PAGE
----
'IRAQ AND THE PERSIAN GULF' [144v] (293/862)
The record is made up of 1 volume (430 folios). It was created in 1944. It was written in English. The original is part of the British Library: India Office The department of the British Government to which the Government of India reported between 1858 and 1947. The successor to the Court of Directors. Records and Private Papers Documents collected in a private capacity. .
This transcription is created automatically. It may contain errors.
200 CLIMATE, VEGETATION, AND FAUNA
to Iraq for the winter: rooks, song-thrushes, chaffinches, various birds
of prey, and a large number of waders. A few choose Iraq as their
breeding-ground, such as the Persian bee-eater and the grey-backed
warbler. Finally there are the resident birds, but their total is smaller
than the visitors; they include babblers, bulbuls, scrub-warblers, and
Two forms of hooded crow are found in Iraq: one, Sharpe’s crow,
which has a dark grey mantle, is a winter visitor from the Persian
plateau; the other, the Iraqi crow, in which the back is almost white, is
a resident; both are familiar near Basra. Flocks of rooks accompanied
by a few jackdaws are not uncommon in winter and, at the same
season, vast flocks of starlings may be seen in the evenings near Basra
making for their roosting quarters. Linnets, goldfinches, and
chaffinches are winter visitors as far south as Amara, and everywhere
the house-sparrow inhabits the towns and villages, while the brighter
coloured and more heavily marked Spanish sparrow only comes for the
winter. Much less common—but a characteristic bird—is the little
scrub sparrow, a miniature house-sparrow with a yellow patch on the
sides of the neck. It breeds in tamarisk trees and makes a nest like a
magpie’s with an entrance at the top.
Among the buntings, the ortolan is a passage migrant, the common
a local resident, and a number of others are winter visitors in small
numbers. About mid-October hordes of short-toed larks arrive to
winter on the open plains and, at the same time, eastern skylarks take
up their quarters in the more cultivated areas. The crested lark,
similar to the French bird, is a common resident, and in the desert
west of the Euphrates the bifasciated or hoopoe lark occurs at all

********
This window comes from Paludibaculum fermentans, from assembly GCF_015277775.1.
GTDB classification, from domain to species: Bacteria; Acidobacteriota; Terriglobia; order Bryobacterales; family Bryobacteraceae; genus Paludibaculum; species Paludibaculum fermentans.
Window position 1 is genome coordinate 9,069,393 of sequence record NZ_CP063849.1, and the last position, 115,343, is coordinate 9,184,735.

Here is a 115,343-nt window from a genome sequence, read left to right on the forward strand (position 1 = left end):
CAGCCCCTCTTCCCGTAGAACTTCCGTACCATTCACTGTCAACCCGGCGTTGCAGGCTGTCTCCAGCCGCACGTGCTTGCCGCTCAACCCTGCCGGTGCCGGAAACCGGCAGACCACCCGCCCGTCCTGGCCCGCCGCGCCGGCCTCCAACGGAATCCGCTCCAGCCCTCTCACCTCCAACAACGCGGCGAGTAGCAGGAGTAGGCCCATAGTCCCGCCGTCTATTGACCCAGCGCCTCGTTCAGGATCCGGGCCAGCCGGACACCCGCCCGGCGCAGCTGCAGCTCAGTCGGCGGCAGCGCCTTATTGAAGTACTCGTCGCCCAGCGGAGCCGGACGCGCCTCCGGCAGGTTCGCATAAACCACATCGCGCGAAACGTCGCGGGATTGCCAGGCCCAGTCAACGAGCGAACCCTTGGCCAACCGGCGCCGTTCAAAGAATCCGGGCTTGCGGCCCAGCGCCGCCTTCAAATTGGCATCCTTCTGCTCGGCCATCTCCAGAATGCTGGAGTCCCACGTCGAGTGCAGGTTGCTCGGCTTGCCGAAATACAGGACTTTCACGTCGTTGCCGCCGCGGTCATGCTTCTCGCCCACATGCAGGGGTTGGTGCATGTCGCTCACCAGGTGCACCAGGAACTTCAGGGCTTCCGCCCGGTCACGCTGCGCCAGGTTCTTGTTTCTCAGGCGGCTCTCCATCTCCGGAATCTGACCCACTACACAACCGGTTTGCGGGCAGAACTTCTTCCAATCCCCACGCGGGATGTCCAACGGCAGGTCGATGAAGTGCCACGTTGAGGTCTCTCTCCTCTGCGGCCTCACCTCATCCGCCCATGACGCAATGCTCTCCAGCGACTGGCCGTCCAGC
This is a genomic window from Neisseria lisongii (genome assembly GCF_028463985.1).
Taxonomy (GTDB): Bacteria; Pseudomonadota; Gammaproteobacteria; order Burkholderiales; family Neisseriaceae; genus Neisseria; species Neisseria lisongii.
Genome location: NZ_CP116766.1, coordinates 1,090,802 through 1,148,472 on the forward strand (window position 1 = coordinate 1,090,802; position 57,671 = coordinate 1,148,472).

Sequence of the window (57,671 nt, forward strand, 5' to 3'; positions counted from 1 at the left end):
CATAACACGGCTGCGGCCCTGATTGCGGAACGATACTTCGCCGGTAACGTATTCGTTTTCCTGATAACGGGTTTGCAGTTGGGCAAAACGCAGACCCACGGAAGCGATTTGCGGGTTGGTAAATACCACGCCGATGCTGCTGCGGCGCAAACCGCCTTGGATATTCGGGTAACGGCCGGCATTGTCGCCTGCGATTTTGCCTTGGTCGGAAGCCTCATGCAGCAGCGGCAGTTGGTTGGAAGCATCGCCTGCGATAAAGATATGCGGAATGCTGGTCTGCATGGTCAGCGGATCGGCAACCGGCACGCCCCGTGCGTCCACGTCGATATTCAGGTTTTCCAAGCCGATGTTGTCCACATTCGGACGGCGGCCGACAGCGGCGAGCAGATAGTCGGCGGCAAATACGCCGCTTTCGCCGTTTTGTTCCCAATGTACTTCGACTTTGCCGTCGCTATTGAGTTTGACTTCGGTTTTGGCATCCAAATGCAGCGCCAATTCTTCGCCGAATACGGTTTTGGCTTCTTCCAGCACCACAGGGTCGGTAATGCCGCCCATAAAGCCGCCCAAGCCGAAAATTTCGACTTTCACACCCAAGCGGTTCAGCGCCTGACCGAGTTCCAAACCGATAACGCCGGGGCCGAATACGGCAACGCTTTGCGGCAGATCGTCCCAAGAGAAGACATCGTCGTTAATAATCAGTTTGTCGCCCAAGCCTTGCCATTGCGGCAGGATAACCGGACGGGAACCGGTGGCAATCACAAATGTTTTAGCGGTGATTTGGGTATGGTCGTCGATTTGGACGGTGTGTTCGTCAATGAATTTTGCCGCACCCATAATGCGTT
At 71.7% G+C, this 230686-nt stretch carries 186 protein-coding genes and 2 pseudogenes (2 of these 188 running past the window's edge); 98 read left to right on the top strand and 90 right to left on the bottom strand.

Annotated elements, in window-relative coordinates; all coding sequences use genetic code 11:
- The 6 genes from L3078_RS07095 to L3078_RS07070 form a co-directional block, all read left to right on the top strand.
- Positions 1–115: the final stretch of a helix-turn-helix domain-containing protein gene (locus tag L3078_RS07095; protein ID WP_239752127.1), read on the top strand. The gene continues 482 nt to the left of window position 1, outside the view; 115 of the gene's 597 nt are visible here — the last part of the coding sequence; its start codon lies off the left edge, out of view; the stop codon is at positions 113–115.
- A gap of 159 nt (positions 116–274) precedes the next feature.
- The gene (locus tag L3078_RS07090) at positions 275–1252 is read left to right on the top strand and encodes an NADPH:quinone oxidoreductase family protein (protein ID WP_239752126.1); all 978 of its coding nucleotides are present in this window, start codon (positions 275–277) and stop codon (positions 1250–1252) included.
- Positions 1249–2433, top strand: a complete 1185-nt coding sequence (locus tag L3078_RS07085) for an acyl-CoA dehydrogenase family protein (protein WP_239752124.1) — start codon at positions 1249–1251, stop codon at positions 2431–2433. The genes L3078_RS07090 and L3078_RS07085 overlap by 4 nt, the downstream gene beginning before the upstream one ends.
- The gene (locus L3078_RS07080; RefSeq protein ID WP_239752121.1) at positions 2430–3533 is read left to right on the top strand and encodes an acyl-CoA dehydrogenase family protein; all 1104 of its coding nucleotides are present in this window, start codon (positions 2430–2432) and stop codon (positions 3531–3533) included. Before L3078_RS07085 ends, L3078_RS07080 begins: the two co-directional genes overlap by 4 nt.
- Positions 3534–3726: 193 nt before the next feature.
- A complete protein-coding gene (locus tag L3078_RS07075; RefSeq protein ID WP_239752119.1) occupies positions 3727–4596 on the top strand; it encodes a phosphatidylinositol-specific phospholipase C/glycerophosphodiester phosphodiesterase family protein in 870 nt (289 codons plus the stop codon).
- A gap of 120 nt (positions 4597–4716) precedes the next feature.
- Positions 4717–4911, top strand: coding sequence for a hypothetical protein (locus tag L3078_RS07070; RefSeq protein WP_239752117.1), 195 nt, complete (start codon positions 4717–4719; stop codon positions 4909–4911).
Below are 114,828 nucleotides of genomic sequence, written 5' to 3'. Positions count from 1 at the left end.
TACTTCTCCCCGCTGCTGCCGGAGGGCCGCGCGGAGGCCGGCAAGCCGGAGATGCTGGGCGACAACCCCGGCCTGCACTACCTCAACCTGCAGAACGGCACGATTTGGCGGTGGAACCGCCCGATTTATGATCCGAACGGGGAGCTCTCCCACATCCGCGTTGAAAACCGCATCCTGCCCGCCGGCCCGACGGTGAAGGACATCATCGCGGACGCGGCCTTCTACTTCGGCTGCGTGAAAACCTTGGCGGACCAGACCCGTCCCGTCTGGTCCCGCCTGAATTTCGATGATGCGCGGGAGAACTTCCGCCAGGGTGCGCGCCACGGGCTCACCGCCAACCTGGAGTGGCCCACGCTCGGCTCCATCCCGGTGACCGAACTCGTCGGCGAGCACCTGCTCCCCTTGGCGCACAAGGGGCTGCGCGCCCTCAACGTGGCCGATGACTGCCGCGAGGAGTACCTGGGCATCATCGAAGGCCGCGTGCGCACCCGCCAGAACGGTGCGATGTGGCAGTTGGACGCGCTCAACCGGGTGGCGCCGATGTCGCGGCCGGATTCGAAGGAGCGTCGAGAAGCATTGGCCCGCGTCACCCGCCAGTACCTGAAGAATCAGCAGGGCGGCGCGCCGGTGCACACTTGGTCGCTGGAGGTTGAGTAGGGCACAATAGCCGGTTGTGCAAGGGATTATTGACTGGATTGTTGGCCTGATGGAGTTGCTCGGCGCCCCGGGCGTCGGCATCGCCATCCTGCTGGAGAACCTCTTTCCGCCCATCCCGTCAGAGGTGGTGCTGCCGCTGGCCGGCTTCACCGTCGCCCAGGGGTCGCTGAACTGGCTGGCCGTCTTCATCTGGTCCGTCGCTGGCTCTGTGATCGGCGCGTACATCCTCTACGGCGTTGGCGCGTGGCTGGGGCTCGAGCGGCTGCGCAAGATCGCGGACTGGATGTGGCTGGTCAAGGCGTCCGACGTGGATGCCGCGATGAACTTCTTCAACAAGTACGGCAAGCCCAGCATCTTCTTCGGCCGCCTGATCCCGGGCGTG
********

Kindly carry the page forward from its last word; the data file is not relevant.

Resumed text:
seasons. Water-pipits frequent flooded areas in winter, and tawny
pipits the drier parts. Large numbers of wagtails, both black-headed
and blue-headed, pass through on migration, but only the white wag
tail stays the winter. Great grey and isabelline shrikes are met with in
the cold season, while the woodchat and masked and red-backed
shrikes are passage migrants. One of the most interesting birds is
the grey hypocolius which nests near Baghdad and elsewhere when the
dates are ripening; it is about the size of a bulbul with a longer tail
and is greyish-brown in colour. Its relationship is obscure and it is
a great wanderer, having occurred in Sind and near Bombay.
The white-eared bulbul is common at Basra and extends up the
river to Baghdad. During the spring and autumn migrating spotted
flycatchers, willow warblers, chiffchaffs, reed warblers, garden and
many other European warblers may be met with. The olivaceous
About this item
The volume is titled Iraq and the Persian Gulf The historical term used to describe the body of water between the Arabian Peninsula and Iran. (London: Naval Intelligence Division, 1944).
The report contains preliminary remarks by the Director of Naval Intelligence, 1942 (John Henry Godfrey) and the Director of Naval Intelligence, 1944 (E G N Rushbrook).
There then follows thirteen chapters:
- I. Introduction.
- II. Geology and description of the land.
- III. Coasts of the Persian Gulf The historical term used to describe the body of water between the Arabian Peninsula and Iran. .
- IV. Climate, vegetation and fauna.
- V. History.
- VI. People.
- VII. Distribution of the people.
- VIII. Administration and public life.
- IX. Public health and disease.
- X. Irrigation, agriculture, and minor industry.
- XI. Currency, finance, commerce and oil.
- XII. Ports and inland towns.
- XIII. Communications.
- Appendices: stratigraphy; meteorological tables; ten historical sites, chronological table; weights and measures; authorship, authorities and maps.
There follows a section listing 105 text figures and maps and a section listing over 200 illustrations.
- Extent and format
- 1 volume (430 folios)
The volume is divided into a number of chapters, sub-sections whose arrangement is detailed in the contents section (folios 7-13) which includes a section on text-figures and maps, and list of illustrations. The volume consists of front matter pages (xviii), and then a further 682 pages in the original pagination system.
- Physical characteristics
Foliation: the foliation sequence (used for referencing) commences at the front cover with 1, and terminates at the inside back cover with 430; these numbers are written in pencil, are circled, and are located in the top right corner of the recto The front of a sheet of paper or leaf, often abbreviated to 'r'. side of each folio.
Pagination: the file also contains an original printed pagination sequence.
- Written in
- English in Latin script View the complete information for this record
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- 'IRAQ AND THE PERSIAN GULF'
- front, back, spine, edge, head, tail, front-i, 2r:253r, 254r, 255r:429v, back-i
- East India Company, the Board of Control, the India Office, or other British Government Department
- Usage terms
- Open Government Licence